When he returned in 1958, his error prone glove came back with him. Buddin committed 31 more fielding miscues that season and the Fenway faithful began booing his defensive lapses. When he made 35 more the following year, the boos grew louder and the derisive nickname “Bootin Buddin” began to take a firm hold in and around Boston baseball circles.
Higgins stuck with Buddin because of his ability to get on base and his ability to pop a ball out of the park every now and then. He hit 12 home runs in 1958 and a 10 more the following season. But the errors continued unabated and when Buddin’s offensive numbers lagged in both 1960 and ’61, the Red Sox gave up on him, trading him to the just formed Houston club in the expanding National League in November of 1961 for shortstop Eddie Bressoud. After one terrible year with the Colt-45’s and another bad one for the Tigers, Buddin’s big league playing career was over by 1962.
This guy is right there in the mix with Cronin, Petrocelli and Garciaparra for the title of all-time greatest Red Sox shortstop. They called him “the Rooster” because of his red hair and his pointy profile but the nickname also fit because he’d do whatever he had to do to beat you, including scratching your eyes out. There has never been a Red Sox who hated to lose more than Rick Burleson did.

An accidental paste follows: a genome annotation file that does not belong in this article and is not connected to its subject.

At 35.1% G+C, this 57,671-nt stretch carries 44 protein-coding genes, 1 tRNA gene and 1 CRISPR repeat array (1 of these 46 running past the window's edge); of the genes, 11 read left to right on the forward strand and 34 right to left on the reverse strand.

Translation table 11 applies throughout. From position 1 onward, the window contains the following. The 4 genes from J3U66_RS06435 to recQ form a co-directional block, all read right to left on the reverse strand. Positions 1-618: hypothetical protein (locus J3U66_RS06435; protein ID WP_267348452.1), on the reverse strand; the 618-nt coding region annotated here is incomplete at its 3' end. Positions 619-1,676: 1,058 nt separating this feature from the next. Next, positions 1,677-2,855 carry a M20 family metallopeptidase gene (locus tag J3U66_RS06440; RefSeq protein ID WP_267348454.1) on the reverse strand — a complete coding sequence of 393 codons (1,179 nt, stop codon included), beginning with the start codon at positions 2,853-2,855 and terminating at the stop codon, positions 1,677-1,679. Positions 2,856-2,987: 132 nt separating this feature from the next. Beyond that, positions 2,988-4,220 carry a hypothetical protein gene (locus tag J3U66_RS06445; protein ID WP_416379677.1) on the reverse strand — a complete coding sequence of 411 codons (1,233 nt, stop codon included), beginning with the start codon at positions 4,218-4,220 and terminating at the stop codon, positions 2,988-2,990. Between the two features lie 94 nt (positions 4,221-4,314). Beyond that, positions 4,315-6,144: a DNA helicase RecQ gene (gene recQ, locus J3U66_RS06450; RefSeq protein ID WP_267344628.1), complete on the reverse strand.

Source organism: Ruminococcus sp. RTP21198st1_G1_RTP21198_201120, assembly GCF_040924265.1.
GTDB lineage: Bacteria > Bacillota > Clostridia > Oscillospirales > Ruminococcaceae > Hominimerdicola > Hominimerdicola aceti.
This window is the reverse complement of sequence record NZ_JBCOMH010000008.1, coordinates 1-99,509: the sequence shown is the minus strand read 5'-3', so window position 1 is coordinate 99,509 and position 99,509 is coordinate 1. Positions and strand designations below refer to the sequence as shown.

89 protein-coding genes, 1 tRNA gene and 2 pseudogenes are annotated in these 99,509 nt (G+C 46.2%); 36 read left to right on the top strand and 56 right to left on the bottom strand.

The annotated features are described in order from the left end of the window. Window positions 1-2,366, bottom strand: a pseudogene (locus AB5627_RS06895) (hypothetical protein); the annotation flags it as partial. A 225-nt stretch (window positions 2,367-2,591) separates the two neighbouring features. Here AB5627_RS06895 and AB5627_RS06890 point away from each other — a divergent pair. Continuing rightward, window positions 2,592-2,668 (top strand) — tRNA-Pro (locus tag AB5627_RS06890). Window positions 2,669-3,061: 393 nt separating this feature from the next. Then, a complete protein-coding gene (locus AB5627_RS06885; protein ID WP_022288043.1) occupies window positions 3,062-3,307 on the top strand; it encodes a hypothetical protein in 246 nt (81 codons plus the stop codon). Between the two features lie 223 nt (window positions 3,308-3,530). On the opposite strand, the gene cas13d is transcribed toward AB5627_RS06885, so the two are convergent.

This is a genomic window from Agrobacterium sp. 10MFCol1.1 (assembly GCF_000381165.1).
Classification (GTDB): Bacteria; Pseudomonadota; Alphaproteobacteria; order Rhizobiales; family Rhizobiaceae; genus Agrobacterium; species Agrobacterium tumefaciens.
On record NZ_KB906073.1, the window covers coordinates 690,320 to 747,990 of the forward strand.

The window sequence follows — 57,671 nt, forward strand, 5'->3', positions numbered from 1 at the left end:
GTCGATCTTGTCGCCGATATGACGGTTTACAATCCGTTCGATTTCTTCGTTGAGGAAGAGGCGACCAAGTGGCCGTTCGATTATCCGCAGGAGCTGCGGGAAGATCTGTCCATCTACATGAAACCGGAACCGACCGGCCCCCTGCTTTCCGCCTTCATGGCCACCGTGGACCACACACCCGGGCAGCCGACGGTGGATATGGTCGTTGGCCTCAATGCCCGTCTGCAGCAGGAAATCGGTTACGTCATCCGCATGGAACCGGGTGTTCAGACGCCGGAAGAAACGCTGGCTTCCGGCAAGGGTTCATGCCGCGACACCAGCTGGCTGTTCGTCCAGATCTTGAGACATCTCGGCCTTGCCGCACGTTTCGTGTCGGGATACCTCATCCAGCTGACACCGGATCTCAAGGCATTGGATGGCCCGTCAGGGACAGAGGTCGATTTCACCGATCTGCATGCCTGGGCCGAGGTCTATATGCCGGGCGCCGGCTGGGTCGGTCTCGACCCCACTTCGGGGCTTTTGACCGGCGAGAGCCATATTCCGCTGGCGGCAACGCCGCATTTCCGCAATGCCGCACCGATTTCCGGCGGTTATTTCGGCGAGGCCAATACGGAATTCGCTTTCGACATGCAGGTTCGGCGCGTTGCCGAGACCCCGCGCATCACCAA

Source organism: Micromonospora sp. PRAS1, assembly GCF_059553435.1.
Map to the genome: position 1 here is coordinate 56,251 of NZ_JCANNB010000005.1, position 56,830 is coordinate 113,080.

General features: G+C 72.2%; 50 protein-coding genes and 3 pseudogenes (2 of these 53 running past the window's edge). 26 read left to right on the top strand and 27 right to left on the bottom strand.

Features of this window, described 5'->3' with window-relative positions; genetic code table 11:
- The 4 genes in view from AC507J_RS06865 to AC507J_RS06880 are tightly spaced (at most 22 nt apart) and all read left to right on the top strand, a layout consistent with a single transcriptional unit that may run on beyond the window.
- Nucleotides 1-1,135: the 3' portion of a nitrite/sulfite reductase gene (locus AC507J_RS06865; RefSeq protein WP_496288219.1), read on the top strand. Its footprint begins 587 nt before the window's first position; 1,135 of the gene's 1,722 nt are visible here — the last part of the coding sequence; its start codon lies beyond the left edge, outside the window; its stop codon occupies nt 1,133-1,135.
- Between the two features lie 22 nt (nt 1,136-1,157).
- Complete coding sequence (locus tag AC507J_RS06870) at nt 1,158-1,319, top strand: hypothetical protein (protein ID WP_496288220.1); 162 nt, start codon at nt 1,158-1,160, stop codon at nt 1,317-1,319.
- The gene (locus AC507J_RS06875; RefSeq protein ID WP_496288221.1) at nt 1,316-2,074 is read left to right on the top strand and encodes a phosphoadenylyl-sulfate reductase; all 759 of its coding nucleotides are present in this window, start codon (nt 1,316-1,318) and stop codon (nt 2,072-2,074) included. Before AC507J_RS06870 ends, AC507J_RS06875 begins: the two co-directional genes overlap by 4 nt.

The Red Sox grabbed him out of his California High School with their first round pick in the secondary phase of the 1970 amateur draft and it took him four years to work his way up Boston’s ladder of farm clubs. In 1974 he battled a full season with Mario Guerrero for the right to become Luis Aparicio’s successor as the Red Sox starting shortstop. By Opening Day of 1975 the job was his alone and at 24 years of age he became a leader of a Boston ball club that just kept on winning until the final game of that year’s World Series. He had no superstar skills but no real weaknesses either and just kept making all the plays in the field and grinding his way on base.